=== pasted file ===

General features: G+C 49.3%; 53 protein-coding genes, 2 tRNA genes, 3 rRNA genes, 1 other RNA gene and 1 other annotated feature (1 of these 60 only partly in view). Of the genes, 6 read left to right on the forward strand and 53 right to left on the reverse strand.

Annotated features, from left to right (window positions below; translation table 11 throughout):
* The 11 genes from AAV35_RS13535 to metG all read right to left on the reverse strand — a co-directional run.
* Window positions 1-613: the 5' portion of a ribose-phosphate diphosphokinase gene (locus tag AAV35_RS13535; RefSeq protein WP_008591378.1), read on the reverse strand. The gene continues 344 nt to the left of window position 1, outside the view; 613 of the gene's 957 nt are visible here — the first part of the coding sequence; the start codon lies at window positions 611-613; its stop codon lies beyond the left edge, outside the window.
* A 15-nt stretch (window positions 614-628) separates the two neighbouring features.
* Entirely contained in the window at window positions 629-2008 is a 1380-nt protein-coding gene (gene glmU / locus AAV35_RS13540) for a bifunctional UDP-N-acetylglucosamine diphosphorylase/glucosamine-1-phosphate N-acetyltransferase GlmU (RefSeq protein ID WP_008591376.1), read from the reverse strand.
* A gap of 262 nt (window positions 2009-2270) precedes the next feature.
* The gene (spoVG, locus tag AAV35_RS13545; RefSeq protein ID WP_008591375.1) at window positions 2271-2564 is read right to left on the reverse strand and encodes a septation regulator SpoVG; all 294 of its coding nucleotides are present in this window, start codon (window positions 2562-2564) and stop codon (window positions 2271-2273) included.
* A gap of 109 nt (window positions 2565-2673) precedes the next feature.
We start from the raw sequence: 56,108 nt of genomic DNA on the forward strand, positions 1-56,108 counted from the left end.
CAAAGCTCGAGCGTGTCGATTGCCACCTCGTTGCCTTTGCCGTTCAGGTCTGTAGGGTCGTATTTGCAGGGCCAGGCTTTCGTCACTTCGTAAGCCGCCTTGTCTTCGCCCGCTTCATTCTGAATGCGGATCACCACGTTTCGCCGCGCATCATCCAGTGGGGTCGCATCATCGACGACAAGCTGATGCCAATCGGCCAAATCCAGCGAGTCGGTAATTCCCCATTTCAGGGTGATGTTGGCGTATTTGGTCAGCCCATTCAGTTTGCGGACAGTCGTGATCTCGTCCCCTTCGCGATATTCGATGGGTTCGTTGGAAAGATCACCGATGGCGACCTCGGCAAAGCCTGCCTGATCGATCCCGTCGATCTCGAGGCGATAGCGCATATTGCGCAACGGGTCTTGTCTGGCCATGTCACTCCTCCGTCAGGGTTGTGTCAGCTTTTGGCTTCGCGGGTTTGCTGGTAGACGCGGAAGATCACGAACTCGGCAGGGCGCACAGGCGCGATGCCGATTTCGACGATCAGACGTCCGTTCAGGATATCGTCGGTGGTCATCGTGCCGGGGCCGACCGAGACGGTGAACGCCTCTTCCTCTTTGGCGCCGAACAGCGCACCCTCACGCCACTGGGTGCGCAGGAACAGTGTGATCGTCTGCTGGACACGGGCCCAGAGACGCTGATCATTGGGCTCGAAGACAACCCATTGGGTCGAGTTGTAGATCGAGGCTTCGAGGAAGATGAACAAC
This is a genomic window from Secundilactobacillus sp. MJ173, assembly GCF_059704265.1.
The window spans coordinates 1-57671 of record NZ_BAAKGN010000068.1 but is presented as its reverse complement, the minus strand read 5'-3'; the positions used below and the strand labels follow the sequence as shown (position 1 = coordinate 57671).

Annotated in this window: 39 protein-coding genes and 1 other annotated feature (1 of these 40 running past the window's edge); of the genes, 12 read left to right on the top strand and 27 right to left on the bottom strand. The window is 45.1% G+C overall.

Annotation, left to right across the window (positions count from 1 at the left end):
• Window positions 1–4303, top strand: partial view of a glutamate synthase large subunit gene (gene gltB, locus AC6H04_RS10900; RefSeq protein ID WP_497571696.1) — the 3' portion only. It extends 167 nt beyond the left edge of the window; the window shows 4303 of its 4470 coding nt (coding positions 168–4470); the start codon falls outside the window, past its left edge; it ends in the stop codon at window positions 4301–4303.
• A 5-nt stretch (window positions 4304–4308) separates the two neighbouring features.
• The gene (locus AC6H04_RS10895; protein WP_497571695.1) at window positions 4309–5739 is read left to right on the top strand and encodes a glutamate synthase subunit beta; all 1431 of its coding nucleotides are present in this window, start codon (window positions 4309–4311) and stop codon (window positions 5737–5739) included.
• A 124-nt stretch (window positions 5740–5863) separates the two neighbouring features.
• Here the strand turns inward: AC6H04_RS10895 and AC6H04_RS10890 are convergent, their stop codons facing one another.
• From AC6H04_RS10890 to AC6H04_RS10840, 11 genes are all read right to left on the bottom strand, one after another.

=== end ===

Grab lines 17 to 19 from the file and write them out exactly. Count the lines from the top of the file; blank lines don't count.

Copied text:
• A 5-nt stretch (window positions 4304–4308) separates the two neighbouring features.
• The gene (locus AC6H04_RS10895; protein WP_497571695.1) at window positions 4309–5739 is read left to right on the top strand and encodes a glutamate synthase subunit beta; all 1431 of its coding nucleotides are present in this window, start codon (window positions 4309–4311) and stop codon (window positions 5737–5739) included.
• A 124-nt stretch (window positions 5740–5863) separates the two neighbouring features.